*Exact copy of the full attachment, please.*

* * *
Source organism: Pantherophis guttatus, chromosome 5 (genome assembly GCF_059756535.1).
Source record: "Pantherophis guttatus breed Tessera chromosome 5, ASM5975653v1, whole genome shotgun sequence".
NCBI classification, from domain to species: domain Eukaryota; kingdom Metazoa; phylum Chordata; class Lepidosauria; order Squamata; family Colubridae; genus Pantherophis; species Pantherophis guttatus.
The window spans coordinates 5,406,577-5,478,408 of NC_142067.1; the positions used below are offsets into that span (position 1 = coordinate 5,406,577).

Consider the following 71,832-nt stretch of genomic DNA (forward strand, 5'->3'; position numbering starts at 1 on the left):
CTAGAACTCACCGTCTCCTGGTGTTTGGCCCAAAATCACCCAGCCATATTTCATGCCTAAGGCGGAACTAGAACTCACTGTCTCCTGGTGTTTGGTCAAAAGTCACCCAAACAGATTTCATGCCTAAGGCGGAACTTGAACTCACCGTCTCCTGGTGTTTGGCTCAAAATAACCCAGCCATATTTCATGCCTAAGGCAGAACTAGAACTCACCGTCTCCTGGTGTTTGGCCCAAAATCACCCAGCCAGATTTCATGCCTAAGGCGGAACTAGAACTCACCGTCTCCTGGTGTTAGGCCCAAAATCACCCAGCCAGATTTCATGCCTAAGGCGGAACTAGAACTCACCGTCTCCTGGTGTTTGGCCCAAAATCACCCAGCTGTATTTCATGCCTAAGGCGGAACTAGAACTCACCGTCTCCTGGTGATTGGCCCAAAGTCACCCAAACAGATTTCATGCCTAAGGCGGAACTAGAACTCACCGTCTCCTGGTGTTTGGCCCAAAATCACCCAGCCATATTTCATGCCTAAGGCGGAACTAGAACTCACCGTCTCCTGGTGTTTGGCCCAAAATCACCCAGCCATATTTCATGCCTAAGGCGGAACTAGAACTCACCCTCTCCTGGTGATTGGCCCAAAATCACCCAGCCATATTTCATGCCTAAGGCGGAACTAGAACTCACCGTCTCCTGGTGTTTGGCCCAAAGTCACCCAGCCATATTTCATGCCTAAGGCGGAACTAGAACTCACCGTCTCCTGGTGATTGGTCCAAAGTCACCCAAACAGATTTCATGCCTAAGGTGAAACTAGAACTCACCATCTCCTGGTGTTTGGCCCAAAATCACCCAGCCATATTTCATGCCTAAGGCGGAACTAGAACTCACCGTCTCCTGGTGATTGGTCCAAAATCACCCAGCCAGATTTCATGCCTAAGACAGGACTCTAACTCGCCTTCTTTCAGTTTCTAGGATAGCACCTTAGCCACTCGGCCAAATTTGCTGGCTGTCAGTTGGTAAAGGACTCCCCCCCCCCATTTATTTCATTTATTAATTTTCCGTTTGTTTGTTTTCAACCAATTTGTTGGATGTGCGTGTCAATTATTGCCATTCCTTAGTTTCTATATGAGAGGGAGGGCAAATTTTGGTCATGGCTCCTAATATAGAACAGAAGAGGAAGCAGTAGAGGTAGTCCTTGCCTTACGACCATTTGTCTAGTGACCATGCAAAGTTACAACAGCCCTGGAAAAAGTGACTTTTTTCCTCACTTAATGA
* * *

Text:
Source organism: Pantherophis guttatus, chromosome 5 (genome assembly GCF_059756535.1).
Source record: "Pantherophis guttatus breed Tessera chromosome 5, ASM5975653v1, whole genome shotgun sequence".
NCBI classification, from domain to species: domain Eukaryota; kingdom Metazoa; phylum Chordata; class Lepidosauria; order Squamata; family Colubridae; genus Pantherophis; species Pantherophis guttatus.
The window spans coordinates 5,406,577-5,478,408 of NC_142067.1; the positions used below are offsets into that span (position 1 = coordinate 5,406,577).

Consider the following 71,832-nt stretch of genomic DNA (forward strand, 5'->3'; position numbering starts at 1 on the left):
CTAGAACTCACCGTCTCCTGGTGTTTGGCCCAAAATCACCCAGCCATATTTCATGCCTAAGGCGGAACTAGAACTCACTGTCTCCTGGTGTTTGGTCAAAAGTCACCCAAACAGATTTCATGCCTAAGGCGGAACTTGAACTCACCGTCTCCTGGTGTTTGGCTCAAAATAACCCAGCCATATTTCATGCCTAAGGCAGAACTAGAACTCACCGTCTCCTGGTGTTTGGCCCAAAATCACCCAGCCAGATTTCATGCCTAAGGCGGAACTAGAACTCACCGTCTCCTGGTGTTAGGCCCAAAATCACCCAGCCAGATTTCATGCCTAAGGCGGAACTAGAACTCACCGTCTCCTGGTGTTTGGCCCAAAATCACCCAGCTGTATTTCATGCCTAAGGCGGAACTAGAACTCACCGTCTCCTGGTGATTGGCCCAAAGTCACCCAAACAGATTTCATGCCTAAGGCGGAACTAGAACTCACCGTCTCCTGGTGTTTGGCCCAAAATCACCCAGCCATATTTCATGCCTAAGGCGGAACTAGAACTCACCGTCTCCTGGTGTTTGGCCCAAAATCACCCAGCCATATTTCATGCCTAAGGCGGAACTAGAACTCACCCTCTCCTGGTGATTGGCCCAAAATCACCCAGCCATATTTCATGCCTAAGGCGGAACTAGAACTCACCGTCTCCTGGTGTTTGGCCCAAAGTCACCCAGCCATATTTCATGCCTAAGGCGGAACTAGAACTCACCGTCTCCTGGTGATTGGTCCAAAGTCACCCAAACAGATTTCATGCCTAAGGTGAAACTAGAACTCACCATCTCCTGGTGTTTGGCCCAAAATCACCCAGCCATATTTCATGCCTAAGGCGGAACTAGAACTCACCGTCTCCTGGTGATTGGTCCAAAATCACCCAGCCAGATTTCATGCCTAAGACAGGACTCTAACTCGCCTTCTTTCAGTTTCTAGGATAGCACCTTAGCCACTCGGCCAAATTTGCTGGCTGTCAGTTGGTAAAGGACTCCCCCCCCCCATTTATTTCATTTATTAATTTTCCGTTTGTTTGTTTTCAACCAATTTGTTGGATGTGCGTGTCAATTATTGCCATTCCTTAGTTTCTATATGAGAGGGAGGGCAAATTTTGGTCATGGCTCCTAATATAGAACAGAAGAGGAAGCAGTAGAGGTAGTCCTTGCCTTACGACCATTTGTCTAGTGACCATGCAAAGTTACAACAGCCCTGGAAAAAGTGACTTTTTTCCTCACTTAATGA